Most alarming, Zegart explained, is Feinstein’s Senate floor broadside earlier this month against the CIA. The senator’s remarks broke from her well-established reputation as a staunch defender of another wing of the intelligence community, the National Security Agency, amid scores of Edward Snowden-inspired leaks to the media.
“When someone who says they can be trusted now says they can’t, it’s really bad,” Zegart said.
Her act of "saying" is emphasized as the important factor.
Then a bit farther on:
Feinstein and [CIA Director John] Brennan are standing by their contradictory explanations of what happened in the course of the Democratic staff’s investigation into the Bush-era CIA programs. Absent a meeting of the minds, some say the only way for the chairwoman to save face is for Brennan to go.
The article might have said, "Absent a meeting of the minds, some say the Senate intel committee should show its oversight ability is intact by forcing Brennan to resign." Instead, the focus is on Feinstein's ability to save face, as if her face-saving itself—not its implications for good governance—is what's important. Perhaps face-saving is what they're gossiping about in Washington, D.C.?
In the article's defense, it then goes on to quote former Representative Pete Hoekstra, who has a far more sensible analysis of the stakes: "The real question it will come down to is whether Dianne Feinstein believes she can have a working relationship with John Brennan. And if she believes that relationship is beyond repair and it’s going to be difficult to rebuild that trust between the oversight committee and the CIA … then there’s really only one alternative. And that’s Brennan has to step aside."
The reporter also quotes House Intelligence Committee Chairman Mike Rogers:
“Our oversight is alive and well and robust. That won’t change,” House Intelligence Committee Chairman Mike Rogers said in an interview. But the Michigan Republican also warned that the dispute needed to be resolved, and soon—otherwise there could be consequences.
“I think if this doesn’t get handled right in the next short period of time this has the potential of having other broader implications, and I hope it doesn’t get to that,” Rogers said. “You don’t want everything to become adversarial,” he added. “The oversight will continue. If it’s adversarial or not, it will continue. It’s always better when both sides agree to a framework on what will be provided; otherwise, it becomes a subpoena exchange, and that’s just not helpful.”
This is why the Tea Party should subject Rogers to a primary challenge: A man charged with overseeing the CIA actually believes that the spy agency would agree to a framework where it voluntarily provided overseers with all they needed to know! It's hard to say whether he's been co-opted or is staggeringly naive.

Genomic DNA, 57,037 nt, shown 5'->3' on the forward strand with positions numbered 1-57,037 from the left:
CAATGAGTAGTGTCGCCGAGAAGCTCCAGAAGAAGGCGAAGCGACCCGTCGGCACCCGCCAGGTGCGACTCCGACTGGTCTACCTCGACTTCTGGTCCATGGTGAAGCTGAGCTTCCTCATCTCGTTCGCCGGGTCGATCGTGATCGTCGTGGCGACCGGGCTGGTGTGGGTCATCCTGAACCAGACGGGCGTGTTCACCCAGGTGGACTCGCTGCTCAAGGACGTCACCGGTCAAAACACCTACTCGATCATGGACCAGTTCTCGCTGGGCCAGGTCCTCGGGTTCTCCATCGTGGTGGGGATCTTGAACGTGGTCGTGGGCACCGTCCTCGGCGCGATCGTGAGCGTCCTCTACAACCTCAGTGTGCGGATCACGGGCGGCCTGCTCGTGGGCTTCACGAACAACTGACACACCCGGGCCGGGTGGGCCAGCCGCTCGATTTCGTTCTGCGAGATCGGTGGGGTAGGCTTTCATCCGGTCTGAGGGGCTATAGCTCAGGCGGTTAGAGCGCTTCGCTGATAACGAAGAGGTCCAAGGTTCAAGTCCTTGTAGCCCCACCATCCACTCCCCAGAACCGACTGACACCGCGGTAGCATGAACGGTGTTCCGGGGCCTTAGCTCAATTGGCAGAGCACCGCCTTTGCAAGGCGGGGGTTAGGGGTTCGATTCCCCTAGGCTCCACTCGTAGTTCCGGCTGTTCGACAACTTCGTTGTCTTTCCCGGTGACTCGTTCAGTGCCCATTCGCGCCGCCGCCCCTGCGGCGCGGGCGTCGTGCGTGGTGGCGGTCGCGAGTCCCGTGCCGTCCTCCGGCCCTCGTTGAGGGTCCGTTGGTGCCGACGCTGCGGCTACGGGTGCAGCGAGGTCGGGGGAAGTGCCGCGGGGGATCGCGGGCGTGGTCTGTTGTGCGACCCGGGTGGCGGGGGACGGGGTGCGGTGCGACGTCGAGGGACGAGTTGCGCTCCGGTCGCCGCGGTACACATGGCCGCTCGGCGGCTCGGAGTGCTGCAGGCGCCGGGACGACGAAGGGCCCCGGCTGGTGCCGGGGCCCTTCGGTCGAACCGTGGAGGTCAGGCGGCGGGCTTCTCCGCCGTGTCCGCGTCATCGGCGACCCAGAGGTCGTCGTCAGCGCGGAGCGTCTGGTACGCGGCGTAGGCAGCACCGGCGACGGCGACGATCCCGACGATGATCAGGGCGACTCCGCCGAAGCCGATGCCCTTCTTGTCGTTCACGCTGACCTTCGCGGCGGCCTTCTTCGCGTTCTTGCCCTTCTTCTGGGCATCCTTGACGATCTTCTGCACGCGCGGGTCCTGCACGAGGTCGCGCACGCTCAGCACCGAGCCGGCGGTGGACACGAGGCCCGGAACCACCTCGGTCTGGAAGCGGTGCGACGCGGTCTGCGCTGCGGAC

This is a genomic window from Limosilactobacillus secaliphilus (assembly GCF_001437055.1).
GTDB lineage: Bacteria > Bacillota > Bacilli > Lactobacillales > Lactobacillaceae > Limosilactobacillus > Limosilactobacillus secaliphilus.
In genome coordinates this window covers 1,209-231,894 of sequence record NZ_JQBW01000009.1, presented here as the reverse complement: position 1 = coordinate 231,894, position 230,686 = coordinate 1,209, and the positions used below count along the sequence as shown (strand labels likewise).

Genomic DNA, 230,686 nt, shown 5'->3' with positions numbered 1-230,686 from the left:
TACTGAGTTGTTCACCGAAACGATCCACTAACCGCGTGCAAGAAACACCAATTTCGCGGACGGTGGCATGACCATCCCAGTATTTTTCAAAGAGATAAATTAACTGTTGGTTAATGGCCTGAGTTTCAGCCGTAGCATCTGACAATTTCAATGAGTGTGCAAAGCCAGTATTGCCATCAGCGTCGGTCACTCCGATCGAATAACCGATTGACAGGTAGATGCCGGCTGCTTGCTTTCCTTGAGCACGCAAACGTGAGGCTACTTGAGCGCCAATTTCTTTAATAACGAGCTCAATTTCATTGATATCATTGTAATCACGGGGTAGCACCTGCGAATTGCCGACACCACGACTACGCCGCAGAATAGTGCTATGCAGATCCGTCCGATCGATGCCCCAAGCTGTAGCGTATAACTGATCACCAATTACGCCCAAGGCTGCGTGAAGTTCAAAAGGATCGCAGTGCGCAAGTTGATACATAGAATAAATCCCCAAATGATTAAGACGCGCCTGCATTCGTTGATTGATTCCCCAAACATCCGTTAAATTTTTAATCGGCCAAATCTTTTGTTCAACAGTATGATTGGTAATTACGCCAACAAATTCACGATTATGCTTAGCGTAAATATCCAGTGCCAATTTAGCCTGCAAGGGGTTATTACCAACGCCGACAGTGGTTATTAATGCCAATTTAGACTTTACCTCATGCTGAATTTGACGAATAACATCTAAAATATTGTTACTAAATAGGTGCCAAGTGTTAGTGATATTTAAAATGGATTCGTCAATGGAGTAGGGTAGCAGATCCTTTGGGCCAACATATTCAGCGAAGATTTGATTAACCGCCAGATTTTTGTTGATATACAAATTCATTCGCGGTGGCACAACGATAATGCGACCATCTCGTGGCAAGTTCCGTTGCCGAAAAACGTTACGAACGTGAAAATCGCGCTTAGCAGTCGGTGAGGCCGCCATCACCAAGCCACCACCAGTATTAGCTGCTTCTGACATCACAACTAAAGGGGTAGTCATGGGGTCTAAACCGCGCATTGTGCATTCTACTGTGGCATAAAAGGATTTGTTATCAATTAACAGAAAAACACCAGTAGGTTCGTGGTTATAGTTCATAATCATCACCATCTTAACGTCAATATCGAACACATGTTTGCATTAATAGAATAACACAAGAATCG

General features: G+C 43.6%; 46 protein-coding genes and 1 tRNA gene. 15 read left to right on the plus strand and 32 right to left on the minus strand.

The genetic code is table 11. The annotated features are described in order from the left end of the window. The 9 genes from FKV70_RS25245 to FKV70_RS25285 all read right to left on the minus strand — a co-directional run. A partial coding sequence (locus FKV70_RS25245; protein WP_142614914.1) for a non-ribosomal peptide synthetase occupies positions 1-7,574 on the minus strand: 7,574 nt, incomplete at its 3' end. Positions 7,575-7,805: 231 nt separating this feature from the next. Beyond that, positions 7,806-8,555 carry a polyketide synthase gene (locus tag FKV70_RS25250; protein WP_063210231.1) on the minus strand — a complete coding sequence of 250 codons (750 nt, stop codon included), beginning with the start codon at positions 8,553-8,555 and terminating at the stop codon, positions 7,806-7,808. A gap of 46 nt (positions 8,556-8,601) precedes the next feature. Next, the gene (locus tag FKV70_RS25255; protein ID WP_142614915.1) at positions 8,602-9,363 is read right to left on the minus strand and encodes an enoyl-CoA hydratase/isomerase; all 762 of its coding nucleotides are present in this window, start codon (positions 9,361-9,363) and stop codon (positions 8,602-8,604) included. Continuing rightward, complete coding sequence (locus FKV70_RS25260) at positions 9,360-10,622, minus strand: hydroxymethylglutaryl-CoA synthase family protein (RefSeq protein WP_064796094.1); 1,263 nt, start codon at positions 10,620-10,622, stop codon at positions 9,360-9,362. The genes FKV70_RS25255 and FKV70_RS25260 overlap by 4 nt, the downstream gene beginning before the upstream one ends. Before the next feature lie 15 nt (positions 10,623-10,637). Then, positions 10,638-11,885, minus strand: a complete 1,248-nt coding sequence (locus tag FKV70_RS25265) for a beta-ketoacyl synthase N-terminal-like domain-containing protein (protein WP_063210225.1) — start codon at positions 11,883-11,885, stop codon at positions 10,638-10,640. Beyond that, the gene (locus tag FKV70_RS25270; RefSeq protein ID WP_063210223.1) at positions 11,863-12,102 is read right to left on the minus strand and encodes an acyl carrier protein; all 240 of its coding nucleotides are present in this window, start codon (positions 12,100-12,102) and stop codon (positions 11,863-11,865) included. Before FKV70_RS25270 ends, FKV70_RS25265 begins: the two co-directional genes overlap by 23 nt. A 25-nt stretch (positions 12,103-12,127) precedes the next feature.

The article goes astray again by putting forth the following passage without rebuttal:
In the absence of answers of what happened, several intelligence veterans said the Feinstein-CIA dispute is taking up lawmakers’ limited oxygen supply on complex issues ranging from Snowden’s revelations about government surveillance overreach to cybersecurity threats and tensions flaring in Ukraine, Syria, Egypt and other global hotspots.
Implicit in this treatment is the notion that CIA spying on Congress is a tertiary concern, a controversy distracting us from more important issues. I'd argue that, if there's a limited oxygen supply in Washington, D.C., safeguarding the separation of powers and adequate oversight of the CIA is far more important than, say, Syria. It is troubling, but unsurprising, that intelligence veterans think otherwise.
The Church Committee investigation was the high point of congressional oversight of the intelligence community. By calling this current disagreement "unprecedented" and reporting on it as if the resulting conflict itself imperils America, the Politico story obscures the fact that Feinstein and her colleagues generally have a far cozier relationship with the CIA, the NSA, and other parts of the Deep State than is healthy—for their job is, in fact, to be adversarial.
The present dispute, in which the Senate objects to being spied on by the CIA, is a welcome break from that too cozy relationship but is not sufficient to defend and protect the Constitution from lawbreaking at the CIA, the NSA, and other agencies.
All reporters should understand that conflict is a necessary part of oversight—a sign that the system is working, not that it is mired in dysfunction. The barest bit of context helps clarify this situation. Once it is public, the Senate Intelligence Committee report will expose behavior that could, if prosecuted, put some people who work at the CIA in jail. Of course the CIA is lashing out against its Senate overseers.